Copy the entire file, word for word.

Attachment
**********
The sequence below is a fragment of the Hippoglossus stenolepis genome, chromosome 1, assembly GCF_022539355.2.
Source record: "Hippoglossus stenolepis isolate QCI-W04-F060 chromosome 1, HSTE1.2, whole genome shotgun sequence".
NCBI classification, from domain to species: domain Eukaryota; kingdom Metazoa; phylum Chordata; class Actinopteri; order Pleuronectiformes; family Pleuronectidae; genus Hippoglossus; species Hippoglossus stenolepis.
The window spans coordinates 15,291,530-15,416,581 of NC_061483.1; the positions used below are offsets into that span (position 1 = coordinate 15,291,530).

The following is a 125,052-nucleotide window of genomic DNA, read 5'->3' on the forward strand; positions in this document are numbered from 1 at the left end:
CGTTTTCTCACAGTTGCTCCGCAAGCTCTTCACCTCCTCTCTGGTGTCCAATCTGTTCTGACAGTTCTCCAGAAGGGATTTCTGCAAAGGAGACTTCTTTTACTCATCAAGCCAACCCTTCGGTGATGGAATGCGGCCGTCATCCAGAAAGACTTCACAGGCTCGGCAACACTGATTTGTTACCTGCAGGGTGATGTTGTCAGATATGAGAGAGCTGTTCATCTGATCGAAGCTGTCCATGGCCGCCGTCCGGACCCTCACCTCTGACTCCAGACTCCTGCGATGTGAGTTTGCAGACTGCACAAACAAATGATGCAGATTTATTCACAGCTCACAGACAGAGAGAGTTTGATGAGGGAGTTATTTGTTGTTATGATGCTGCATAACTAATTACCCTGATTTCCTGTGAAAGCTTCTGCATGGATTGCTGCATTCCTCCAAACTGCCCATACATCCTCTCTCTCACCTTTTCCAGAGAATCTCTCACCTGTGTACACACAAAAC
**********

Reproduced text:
The sequence below is a fragment of the Hippoglossus stenolepis genome, chromosome 1, assembly GCF_022539355.2.
Source record: "Hippoglossus stenolepis isolate QCI-W04-F060 chromosome 1, HSTE1.2, whole genome shotgun sequence".
NCBI classification, from domain to species: domain Eukaryota; kingdom Metazoa; phylum Chordata; class Actinopteri; order Pleuronectiformes; family Pleuronectidae; genus Hippoglossus; species Hippoglossus stenolepis.
The window spans coordinates 15,291,530-15,416,581 of NC_061483.1; the positions used below are offsets into that span (position 1 = coordinate 15,291,530).

The following is a 125,052-nucleotide window of genomic DNA, read 5'->3' on the forward strand; positions in this document are numbered from 1 at the left end:
CGTTTTCTCACAGTTGCTCCGCAAGCTCTTCACCTCCTCTCTGGTGTCCAATCTGTTCTGACAGTTCTCCAGAAGGGATTTCTGCAAAGGAGACTTCTTTTACTCATCAAGCCAACCCTTCGGTGATGGAATGCGGCCGTCATCCAGAAAGACTTCACAGGCTCGGCAACACTGATTTGTTACCTGCAGGGTGATGTTGTCAGATATGAGAGAGCTGTTCATCTGATCGAAGCTGTCCATGGCCGCCGTCCGGACCCTCACCTCTGACTCCAGACTCCTGCGATGTGAGTTTGCAGACTGCACAAACAAATGATGCAGATTTATTCACAGCTCACAGACAGAGAGAGTTTGATGAGGGAGTTATTTGTTGTTATGATGCTGCATAACTAATTACCCTGATTTCCTGTGAAAGCTTCTGCATGGATTGCTGCATTCCTCCAAACTGCCCATACATCCTCTCTCTCACCTTTTCCAGAGAATCTCTCACCTGTGTACACACAAAAC